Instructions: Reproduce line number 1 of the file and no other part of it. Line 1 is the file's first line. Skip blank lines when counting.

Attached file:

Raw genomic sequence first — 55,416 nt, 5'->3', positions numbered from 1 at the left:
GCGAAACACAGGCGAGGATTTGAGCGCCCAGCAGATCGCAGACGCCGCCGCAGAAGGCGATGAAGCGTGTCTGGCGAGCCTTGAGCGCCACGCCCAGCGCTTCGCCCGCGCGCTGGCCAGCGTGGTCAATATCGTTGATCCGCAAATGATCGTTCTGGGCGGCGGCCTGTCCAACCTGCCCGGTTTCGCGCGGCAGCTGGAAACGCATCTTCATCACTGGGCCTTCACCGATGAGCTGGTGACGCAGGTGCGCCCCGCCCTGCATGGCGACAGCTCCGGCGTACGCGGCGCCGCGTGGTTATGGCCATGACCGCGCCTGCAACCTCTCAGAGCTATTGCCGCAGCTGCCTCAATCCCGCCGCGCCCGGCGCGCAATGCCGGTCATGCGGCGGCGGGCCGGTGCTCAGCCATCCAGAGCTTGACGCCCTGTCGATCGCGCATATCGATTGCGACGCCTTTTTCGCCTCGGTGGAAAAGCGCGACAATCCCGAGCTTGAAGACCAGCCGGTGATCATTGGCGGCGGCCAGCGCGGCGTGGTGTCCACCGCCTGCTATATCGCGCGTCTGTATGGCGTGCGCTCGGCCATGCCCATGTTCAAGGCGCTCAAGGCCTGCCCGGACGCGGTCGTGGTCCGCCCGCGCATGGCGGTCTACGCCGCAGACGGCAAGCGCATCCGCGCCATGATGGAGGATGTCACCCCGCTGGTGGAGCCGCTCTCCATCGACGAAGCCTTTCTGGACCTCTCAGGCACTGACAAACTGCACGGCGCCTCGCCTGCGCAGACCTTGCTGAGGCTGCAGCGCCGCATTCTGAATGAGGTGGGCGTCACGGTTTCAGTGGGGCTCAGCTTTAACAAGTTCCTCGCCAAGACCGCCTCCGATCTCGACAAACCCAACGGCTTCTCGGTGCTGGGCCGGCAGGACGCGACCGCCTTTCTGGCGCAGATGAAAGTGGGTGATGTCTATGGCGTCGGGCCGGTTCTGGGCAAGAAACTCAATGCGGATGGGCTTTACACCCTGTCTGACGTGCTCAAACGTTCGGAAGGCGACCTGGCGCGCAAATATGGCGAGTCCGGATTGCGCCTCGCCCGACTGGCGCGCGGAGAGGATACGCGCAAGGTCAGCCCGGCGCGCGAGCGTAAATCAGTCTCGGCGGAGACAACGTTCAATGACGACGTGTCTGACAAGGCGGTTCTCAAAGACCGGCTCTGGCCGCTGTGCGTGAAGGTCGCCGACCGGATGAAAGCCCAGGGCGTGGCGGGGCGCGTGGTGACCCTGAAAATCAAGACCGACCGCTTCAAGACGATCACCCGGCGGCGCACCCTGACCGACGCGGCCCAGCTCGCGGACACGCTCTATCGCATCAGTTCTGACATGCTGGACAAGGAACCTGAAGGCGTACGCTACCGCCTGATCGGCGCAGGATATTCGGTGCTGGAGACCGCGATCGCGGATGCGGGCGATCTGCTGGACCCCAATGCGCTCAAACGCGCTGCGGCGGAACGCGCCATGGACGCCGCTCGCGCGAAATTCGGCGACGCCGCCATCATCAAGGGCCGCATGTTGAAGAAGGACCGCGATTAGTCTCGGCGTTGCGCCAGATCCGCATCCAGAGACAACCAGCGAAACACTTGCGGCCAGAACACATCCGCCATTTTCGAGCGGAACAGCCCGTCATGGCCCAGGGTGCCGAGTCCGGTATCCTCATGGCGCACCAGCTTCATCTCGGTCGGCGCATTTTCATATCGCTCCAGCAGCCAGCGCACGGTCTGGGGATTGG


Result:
Raw genomic sequence first — 55,416 nt, 5'->3', positions numbered from 1 at the left: